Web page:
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The Covid-19 pandemic put undue pressure on businesses and households alike, with thousands of companies closing their doors and millions of workers having to endure unpaid leave, furlough, or redundancy.

Two years on, all Covid restrictions in England have since been lifted, which has seen most people and businesses able to get back on their feet, but now there is a new challenge: the cost of living rising to its highest point in more than three decades.

What is causing the rising cost of living?

The Ofgem energy price cap has been increased by 54%, meaning the average household can expect to pay £693 more per year. This is due to the increase in the price of wholesale gas. On top of this, crude oil prices have also increased on a wholesale basis, meaning petrol and diesel prices have soared, and people are paying more at the pump. Compare this to the start of the pandemic when prices dropped to below £1 per litre, we’re now seeing prices exceeding £1.55 per litre.

In addition to gas and oil prices rising, there have been severe supply chain disruptions that have caused gaps on shop shelves, therefore pushing the price of basic necessities like food up, and that’s not all. In order to bridge the gap in health and social care caused by the demands of the pandemic, the government announced a 1.25% increase in National Insurance.

The NI hike means someone earning an average salary of £26,000 will pay an additional £130 per year. This doesn’t sound like much, but combined with the rise in household bills and the expectation that inflation could surpass 7% this year (this means goods like food, fuel, travel tickets, and mortgages could be as much as 4.7% more expensive than in 2021 - a 30-year high), it’s easy to see how people will be feeling the pinch.

man counting using calculator

The cost of living and employers 

As an employer, you can’t control things like inflation and the rise in energy prices, but you may find that your employees look to you for assistance and support during times of financial stress. With the cost of living rising faster than wages, it’s natural that you may need to reassess how you aid your employees and help ease the burden on them.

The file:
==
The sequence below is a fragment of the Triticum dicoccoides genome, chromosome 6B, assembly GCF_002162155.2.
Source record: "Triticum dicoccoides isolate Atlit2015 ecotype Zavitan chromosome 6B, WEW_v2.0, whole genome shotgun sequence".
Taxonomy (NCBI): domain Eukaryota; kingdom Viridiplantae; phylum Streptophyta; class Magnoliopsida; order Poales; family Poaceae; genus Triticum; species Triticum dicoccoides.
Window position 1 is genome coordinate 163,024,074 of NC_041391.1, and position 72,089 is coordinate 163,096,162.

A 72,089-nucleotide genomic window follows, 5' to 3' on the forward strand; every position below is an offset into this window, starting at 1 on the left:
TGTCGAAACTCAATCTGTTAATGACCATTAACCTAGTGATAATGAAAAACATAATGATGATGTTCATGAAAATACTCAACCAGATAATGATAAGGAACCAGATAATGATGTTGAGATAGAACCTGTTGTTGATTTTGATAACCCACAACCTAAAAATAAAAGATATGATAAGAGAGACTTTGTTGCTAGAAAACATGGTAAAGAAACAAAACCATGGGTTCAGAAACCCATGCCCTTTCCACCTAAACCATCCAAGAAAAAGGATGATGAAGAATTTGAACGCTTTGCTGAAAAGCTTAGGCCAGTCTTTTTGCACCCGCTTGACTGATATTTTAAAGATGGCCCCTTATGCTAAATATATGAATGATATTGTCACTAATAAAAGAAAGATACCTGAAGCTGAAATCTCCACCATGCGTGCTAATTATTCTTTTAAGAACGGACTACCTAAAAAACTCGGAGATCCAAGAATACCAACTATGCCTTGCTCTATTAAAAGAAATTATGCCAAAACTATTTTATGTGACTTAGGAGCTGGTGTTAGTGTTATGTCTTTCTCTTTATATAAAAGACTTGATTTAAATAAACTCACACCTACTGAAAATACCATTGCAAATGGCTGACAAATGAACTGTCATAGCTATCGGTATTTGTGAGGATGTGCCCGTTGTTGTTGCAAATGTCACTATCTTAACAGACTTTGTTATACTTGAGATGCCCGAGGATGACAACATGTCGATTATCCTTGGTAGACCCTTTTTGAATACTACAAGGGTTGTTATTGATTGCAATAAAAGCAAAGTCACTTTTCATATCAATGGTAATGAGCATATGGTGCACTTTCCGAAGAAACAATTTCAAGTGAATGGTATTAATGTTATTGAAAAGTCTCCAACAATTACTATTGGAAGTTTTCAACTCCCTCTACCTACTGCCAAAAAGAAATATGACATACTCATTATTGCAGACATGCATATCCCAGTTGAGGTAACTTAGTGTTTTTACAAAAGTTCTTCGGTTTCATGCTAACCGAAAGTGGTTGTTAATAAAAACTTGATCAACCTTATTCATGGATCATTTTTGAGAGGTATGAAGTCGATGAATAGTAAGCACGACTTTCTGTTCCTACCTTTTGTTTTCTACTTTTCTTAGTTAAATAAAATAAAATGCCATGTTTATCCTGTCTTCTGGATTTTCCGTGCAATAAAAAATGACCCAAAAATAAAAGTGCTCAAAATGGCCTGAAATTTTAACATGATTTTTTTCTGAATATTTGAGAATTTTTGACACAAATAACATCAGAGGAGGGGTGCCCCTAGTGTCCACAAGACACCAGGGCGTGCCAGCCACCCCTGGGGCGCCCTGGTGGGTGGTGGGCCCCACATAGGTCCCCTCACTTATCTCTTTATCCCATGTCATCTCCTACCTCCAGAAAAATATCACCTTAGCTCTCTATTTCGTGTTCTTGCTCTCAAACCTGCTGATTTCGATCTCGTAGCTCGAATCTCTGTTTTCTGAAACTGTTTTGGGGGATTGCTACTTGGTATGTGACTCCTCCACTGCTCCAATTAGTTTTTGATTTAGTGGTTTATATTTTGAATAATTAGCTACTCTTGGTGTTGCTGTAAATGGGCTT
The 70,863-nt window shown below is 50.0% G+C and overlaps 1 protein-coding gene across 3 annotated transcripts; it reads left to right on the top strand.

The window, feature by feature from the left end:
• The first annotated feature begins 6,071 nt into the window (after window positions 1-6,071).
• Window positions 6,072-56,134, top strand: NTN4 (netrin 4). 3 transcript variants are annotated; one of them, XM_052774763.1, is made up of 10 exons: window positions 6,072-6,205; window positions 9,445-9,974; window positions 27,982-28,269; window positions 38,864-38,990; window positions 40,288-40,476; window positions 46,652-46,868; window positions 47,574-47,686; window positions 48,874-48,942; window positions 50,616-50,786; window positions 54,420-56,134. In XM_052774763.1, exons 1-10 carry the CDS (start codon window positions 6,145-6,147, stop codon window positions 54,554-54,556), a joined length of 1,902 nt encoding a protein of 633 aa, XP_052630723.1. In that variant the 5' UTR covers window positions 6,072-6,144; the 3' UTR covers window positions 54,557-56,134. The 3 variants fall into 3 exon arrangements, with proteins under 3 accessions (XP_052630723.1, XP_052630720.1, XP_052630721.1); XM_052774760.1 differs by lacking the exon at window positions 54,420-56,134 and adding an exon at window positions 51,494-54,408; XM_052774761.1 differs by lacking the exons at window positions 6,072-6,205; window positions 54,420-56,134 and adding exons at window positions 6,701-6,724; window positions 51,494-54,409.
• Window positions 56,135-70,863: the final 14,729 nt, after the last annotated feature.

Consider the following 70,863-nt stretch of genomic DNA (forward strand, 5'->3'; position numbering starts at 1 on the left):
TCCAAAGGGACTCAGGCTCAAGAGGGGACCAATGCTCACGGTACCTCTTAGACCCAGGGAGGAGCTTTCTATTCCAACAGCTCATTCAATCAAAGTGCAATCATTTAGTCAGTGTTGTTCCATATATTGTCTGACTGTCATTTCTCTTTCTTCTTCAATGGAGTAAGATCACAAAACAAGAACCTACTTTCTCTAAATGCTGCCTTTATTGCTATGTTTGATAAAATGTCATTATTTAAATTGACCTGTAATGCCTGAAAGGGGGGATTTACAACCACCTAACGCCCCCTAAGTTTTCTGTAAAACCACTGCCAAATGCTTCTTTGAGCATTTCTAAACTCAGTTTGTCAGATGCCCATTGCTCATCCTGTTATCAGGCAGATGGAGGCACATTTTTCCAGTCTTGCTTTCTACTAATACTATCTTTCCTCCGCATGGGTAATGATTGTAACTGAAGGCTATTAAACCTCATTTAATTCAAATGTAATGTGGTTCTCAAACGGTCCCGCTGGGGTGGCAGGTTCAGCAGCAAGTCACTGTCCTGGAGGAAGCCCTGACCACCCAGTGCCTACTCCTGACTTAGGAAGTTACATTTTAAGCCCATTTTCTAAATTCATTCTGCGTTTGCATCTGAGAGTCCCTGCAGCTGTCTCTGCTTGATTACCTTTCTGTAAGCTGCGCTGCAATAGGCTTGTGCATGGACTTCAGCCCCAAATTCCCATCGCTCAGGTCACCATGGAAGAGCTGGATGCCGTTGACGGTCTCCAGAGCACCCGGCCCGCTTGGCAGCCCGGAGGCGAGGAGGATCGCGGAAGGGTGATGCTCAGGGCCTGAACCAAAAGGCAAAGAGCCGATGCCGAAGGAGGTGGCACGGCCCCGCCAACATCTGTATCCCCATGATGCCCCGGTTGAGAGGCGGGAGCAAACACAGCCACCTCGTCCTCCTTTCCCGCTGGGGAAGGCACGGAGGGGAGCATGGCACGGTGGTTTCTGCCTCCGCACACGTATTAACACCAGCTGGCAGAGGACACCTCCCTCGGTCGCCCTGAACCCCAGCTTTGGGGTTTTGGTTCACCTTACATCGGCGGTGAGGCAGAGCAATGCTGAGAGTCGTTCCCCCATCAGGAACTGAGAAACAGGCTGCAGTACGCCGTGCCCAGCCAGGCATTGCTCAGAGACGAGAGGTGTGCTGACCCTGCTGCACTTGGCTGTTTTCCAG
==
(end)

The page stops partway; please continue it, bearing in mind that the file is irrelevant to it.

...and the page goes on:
Financially, you may be thinking that you can’t afford to increase wages, especially if your wholesale prices have increased or if you’re still dealing with the effects of the pandemic, but if you fail to accommodate the rising cost of living, you may find that your employees jump ship.

After all, the pandemic saw employees consider their work situations carefully and led to what is now known as The Great Resignation – and this is continuing into 2022. In fact, a recent survey found that 29% of UK employees are thinking about getting a new job this year. Of these, 23% say that a lack of a pay rise is a driving force.

From an employment perspective, when these figures are considered, you need to think if you can afford not to accommodate your employees as the cost of living soars. Few employers will be able to match pay awards to the rate of increase in the cost of living, but meeting somewhere in the middle would go a long way to supporting staff. It’s not all money-related though – there are multiple ways you can look at supporting your workers during times of financial unease.